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  Corrosion of reinforcing steel embedded within low carbon cement concretes made without Portland cement


   Department of Civil Engineering

  Dr Bahman Ghiassi,  Applications accepted all year round  Self-Funded PhD Students Only

About the Project

Corrosion of reinforcing steel in conventional Portland Cement (PC)-based concretes exposed in challenging environments is a common problem, leading to cracking and spalling and its repair is a big cost to the UK economy. The mechanisms and causes of failure are quite well understood and can generally be dealt with through proper workmanship and design. Approximately 20 billion metric ton of concrete is being produced every year [1]. Thus, production of cement for concrete is contributing approx. 8% of global CO2 emissions i.e. one tonne of PC produces on average 0.86 tonnes of CO2 emissions [2]. Hence, there is a strong demand from designers, specifiers and their clients to use new low carbon cements in concrete to meet carbon saving agenda (including use in reinforced concrete). These are quite different in chemistry and mineralogy to PC and the mechanisms protecting the steel are less well understood. Examples are sulfoaluminate (CSA) and related cements (30% carbon savings due to lower manufacturing temperature and sulfate-rich composition [3]), and alkali activated cementitious materials (AACM, up to 80% carbon savings due to use of aluminosilicate industrial by products and alkaline chemical activator [4]).

High early strength specialist repair materials used in RC structures are often magnesia-phosphate based mortar, however full corrosion protection properties of these materials are still unknown.

Thus, there is an immediate need for research on corrosion mechanism, transport properties and repair principles for low carbon concretes with no PC.

The project aim is to investigate the corrosion protection mechanism of reinforcing steel embedded within low carbon cement concretes made without Portland cement (PC).

The objectives are:

• Gain an understanding between changes in the hardened phases and mechanisms of corrosion protection in representative CSA and AACM concretes

• Understanding of corrosion monitoring methods for these new cements

• Understanding of corrosion protection mechanism and repair principles for these new cements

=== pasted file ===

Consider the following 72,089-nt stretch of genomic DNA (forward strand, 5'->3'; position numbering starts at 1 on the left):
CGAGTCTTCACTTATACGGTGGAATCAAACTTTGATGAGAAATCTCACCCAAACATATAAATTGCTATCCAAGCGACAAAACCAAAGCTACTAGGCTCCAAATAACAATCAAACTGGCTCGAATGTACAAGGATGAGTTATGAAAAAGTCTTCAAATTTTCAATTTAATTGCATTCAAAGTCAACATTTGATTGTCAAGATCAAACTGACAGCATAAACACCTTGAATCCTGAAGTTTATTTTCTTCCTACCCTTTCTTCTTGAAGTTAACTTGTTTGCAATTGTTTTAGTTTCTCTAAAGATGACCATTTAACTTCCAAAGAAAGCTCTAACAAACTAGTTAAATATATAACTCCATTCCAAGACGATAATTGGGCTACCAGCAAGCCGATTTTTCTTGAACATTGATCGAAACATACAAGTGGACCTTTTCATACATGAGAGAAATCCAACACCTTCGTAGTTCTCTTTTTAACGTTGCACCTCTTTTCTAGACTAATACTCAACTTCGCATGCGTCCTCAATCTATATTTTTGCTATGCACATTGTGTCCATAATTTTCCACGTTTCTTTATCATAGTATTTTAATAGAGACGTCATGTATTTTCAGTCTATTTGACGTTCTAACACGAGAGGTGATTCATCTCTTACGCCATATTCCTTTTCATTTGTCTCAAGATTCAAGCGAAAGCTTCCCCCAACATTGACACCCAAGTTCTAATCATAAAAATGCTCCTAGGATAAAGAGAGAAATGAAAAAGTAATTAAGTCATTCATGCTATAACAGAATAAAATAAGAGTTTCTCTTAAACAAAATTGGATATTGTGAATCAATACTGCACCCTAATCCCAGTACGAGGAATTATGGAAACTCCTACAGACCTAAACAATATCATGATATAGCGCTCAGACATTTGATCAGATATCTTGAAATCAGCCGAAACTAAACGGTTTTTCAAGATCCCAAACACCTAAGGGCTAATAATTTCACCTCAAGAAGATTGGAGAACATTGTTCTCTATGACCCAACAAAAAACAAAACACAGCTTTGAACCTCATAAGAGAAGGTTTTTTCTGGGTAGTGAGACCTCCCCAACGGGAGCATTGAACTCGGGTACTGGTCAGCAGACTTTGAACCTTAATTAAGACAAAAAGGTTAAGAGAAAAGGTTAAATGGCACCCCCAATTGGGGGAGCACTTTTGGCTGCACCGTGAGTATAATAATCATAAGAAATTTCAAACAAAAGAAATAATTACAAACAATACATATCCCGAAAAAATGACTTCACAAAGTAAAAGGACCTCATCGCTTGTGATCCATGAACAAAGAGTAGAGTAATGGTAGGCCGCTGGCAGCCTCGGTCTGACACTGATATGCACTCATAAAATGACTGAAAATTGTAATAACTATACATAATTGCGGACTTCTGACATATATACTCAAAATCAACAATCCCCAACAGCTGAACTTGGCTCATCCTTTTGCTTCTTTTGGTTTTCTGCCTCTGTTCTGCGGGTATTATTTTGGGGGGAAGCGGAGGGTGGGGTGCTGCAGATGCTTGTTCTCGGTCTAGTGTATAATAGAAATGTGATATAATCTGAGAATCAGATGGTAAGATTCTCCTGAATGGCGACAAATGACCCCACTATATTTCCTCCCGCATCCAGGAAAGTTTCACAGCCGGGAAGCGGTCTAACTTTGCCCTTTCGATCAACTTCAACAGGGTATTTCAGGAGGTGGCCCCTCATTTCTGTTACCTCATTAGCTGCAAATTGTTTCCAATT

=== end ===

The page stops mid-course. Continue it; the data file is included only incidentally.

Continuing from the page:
• Gain an understanding of mechanisms that affect other properties of these cements in hardened concrete (such as transport properties and strength loss)

• To provide information that may be considered in updating existing guidance on corrosion from bodies such as BRE.

This work is expected to produce 2-3 high quality scientific papers to be published in high-impact journals (SJR ranking Q1). During the course of this project, you will have the opportunity to have access to, and receive training on, the most advanced and state-of-the-art testing laboratories. You will also collaborate with world-leading industrial partners of the project (i.e. ATKINS) and therefore get insight into current practical issues regarding reinforcement corrosion.

We are seeking an enthusiastic and highly motivated student with good interpersonal skills and a keen interest in research. You must have, or expect to achieve, at least a 2:1 honors degree or a distinction or high merit at MSc level (or international equivalent) in Civil Engineering, Chemical Engineering or Materials science. The candidate will be expected to have good interpersonal skills with a teamwork spirit.

The project will be co-supervised by Dr Bahman Ghiassi, Dr Homayoon Pouya and Professor Essie Ganjian. 

Engineering (12)

References

1. Singh, L.P., Karade, S.R., Bhattacharyya, S.K., Yousuf, M.M. and Ahalawat, S. (2013) ‘Beneficial role of nanosilica in cement based materials–A review’ Construction and Building Materials, 47, 1069-1077.
2. Dunster, A, Quillin, K, Tipple, C, Albert, B, Comparet, C, Gartner, E and Walenta, G (2016) ‘Performance and durability of concrete made using lower carbon belite-ye' elimite-ferrite cement’ (BRE report)
3. Aether report (BRE published report) Cements with lower environmental impact BRE Information Paper IP 07/08 K Quillin (10-Jun-2008)
4. Provis, J and Deventer, J “Alkali Activated Materials: State-of-the-Art Report, RILEM TC 224-AAM”. - RILEM report on AACMs, Chapter 8- Durability and testing: Degradation vs mass transport, January 2014.
5. Angst, U.M. (2019) ‘Challenges and opportunities in corrosion of steel in concrete Materials and Structures, 52(1).
6. Koch, G., Varney, J, Thompson, N, Moghissi, O, Gould, M, Payer (2016) ‘International measures of prevention, application, and economics of corrosion technologies study’, NACE, 216.

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